Traditional indigo cloth is the most beautiful fabric and was the starting point for this textile necklace.  It was difficult to cut into it not knowing whether or not the textile would lend itself to jewellery making.  The weave is quite loose and I was worried that it would unravel.  Luckily I was able to make three perfect little tandletons which form the focal point of this adornment.

By clicking on these pictures you will be able to see enlargements and get a really good look at the details.

There are some really beautiful beads in this piece.  Some subdued paper beads which I bought from a North African trader in Cape Town – a really good find – the beader appreciating the subtle colours in the paper itself rather than smothering them in crude bright paint.  The spotty beads are Ghanaian glass beads which have been hand painted and then fired for a second time. The Coptic cross comes from Ethiopia and has a beautiful and very ancient history; more about this in another post.  The beautiful blue and brown beads are also Ghanaian recycled glass.

This is the first time that I worked with gold leaf and I was very excited with the outcome which i further enhanced by stitching with a bronze metallic thread.

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Vuyo

Vuyo (meaning happiness in isiXhosa) was completed some time ago.  And it really did make me happy until suddenly I had a new vision for it and now it has quite a different look.

I’ve added six Ghanaian brass beads, including “spiderwebs” and “filigree triangles”.

At the bottom of the pendant is an authentic Mali wedding bead – an antique trade bead originally made in Bohemia (now Czechoslovakia) and prized by the Fulani women of Mali who to this day present them to their daughters on their wedding day, hence the name.

The necklace is the first to include hemp cord binding.   This is pure hemp which I have hand dyed giving it a beautiful irregular tonal look that really compliments the irregularity of the hand made bead.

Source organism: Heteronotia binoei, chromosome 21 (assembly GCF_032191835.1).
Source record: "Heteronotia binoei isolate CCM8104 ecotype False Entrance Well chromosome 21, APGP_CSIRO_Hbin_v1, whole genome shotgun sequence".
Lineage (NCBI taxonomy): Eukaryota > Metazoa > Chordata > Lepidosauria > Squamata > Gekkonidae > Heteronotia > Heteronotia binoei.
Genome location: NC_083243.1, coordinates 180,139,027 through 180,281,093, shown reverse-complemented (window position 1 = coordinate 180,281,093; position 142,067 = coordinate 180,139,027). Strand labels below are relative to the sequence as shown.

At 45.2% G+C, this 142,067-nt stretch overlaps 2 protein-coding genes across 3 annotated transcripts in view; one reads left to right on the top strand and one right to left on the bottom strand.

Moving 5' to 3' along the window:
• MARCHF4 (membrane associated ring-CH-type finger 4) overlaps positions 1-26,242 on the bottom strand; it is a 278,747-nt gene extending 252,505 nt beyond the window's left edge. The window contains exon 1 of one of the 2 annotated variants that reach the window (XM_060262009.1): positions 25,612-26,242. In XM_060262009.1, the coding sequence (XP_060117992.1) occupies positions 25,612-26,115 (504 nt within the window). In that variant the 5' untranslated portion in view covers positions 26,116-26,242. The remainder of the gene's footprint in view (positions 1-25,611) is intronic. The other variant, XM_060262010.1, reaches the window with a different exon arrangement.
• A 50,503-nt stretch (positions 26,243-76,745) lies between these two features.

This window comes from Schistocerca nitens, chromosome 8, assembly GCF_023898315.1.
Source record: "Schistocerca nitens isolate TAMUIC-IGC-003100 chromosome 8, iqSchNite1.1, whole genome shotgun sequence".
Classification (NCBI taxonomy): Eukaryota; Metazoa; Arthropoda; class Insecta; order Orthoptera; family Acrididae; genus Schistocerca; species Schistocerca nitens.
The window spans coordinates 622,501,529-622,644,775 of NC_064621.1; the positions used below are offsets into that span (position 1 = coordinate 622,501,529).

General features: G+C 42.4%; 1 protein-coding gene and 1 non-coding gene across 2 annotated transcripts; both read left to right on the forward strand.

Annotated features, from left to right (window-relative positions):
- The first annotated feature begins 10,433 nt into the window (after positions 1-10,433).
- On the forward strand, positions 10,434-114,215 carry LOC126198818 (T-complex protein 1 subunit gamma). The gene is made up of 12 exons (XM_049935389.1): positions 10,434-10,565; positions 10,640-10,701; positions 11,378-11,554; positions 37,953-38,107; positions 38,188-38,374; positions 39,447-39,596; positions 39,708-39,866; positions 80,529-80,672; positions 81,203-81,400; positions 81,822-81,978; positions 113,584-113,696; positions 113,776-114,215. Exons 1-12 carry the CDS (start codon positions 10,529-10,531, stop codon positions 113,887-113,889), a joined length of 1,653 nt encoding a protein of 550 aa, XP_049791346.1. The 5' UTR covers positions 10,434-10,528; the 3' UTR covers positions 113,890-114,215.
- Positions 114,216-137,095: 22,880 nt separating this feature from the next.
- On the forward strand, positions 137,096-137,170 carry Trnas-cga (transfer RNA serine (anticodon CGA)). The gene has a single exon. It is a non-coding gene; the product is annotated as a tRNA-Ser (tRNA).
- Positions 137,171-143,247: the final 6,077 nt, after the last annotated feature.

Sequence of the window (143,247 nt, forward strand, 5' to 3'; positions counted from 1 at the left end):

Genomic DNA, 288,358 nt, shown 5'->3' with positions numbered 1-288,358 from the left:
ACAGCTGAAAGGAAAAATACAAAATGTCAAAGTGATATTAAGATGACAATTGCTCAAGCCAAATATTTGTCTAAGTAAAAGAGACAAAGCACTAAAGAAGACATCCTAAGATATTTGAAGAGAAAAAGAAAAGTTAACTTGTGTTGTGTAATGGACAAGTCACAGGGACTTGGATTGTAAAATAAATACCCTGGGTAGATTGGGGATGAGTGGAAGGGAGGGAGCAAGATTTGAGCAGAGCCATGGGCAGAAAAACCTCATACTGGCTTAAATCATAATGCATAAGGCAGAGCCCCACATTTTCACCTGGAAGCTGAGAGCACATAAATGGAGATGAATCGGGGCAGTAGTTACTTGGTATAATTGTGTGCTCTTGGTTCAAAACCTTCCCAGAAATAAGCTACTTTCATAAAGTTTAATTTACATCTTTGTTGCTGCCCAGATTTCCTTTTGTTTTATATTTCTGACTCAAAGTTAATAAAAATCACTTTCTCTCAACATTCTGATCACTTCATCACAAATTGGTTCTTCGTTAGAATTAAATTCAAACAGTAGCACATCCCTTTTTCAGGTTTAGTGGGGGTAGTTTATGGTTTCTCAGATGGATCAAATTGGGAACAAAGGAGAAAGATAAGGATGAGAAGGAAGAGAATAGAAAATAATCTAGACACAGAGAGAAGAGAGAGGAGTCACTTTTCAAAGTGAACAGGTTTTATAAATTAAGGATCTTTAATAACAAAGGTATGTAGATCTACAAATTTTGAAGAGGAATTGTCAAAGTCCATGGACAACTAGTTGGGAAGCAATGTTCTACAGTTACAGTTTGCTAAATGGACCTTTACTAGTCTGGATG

The irregularity of these pieces and with particular relevance to the beads is largely where their charm lies.  On closer inspection you will notice tiny chips and even dust in the really old beads which have been handed down as treasured possessions through the generations. I do wash them but nonetheless it is often very ingrained!

One can also see the “hand” of the craftsman in the graze of a file on the brass beads or the smudge of a paintbrush on the Krobo beads.  Nothing is perfect in the mechanical way of the modern world and in this lies the true charm of the piece.

This necklace is quite small with a circumference of  55cm so you’d need to be certain that it will slip over your head before purchasing.

It weighs a mere 121g.

Please email me for more information.

 

 

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Ndyakuthanda – I Love You

African Textile Necklace

Ndyakuthanda – I Love You –  is one of the bigger contemporary textile necklaces I’ve made.  Four rope strands of shweshwe and wax fabric are adorned with tandletons, brass cylindrical beads from Ethiopia, cowrie shells and some pretty Ghanaian hand painted recycled glass beads in a rather unusual orange with a hint of lavender.

At the base of the necklace is an antique millefiori trade bead which I was lucky to come across somewhat unexpectedly at a vintage bookshop in Cape Town!  There are also several ostrich eggshell beads used to cover the ends of some of the textile tubes.

The geometric shapes remind me of the designs frequently used by the Ndebele people when they paint their homes.

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Party in Port Harcourt

This is such a joyful and festive piece made with some spectacular textiles in vibrant and very African colours.  The outer two strands are covered in textiles bought in Ghana by someone who used to work at the Vlisco factory in the Netherlands.  The design on these fabrics is particularly popular in Ghana.  The inner strand is covered in some lovely pinky mauve wax fabric bought in Cape Town.  The design here is more European in flavour and yet they all juxtapose to great effect.

Encircled by Ghanaian brass beads, the leaf, spiderweb and sun pattern and vaseline beads that pick out the green in the outer textile.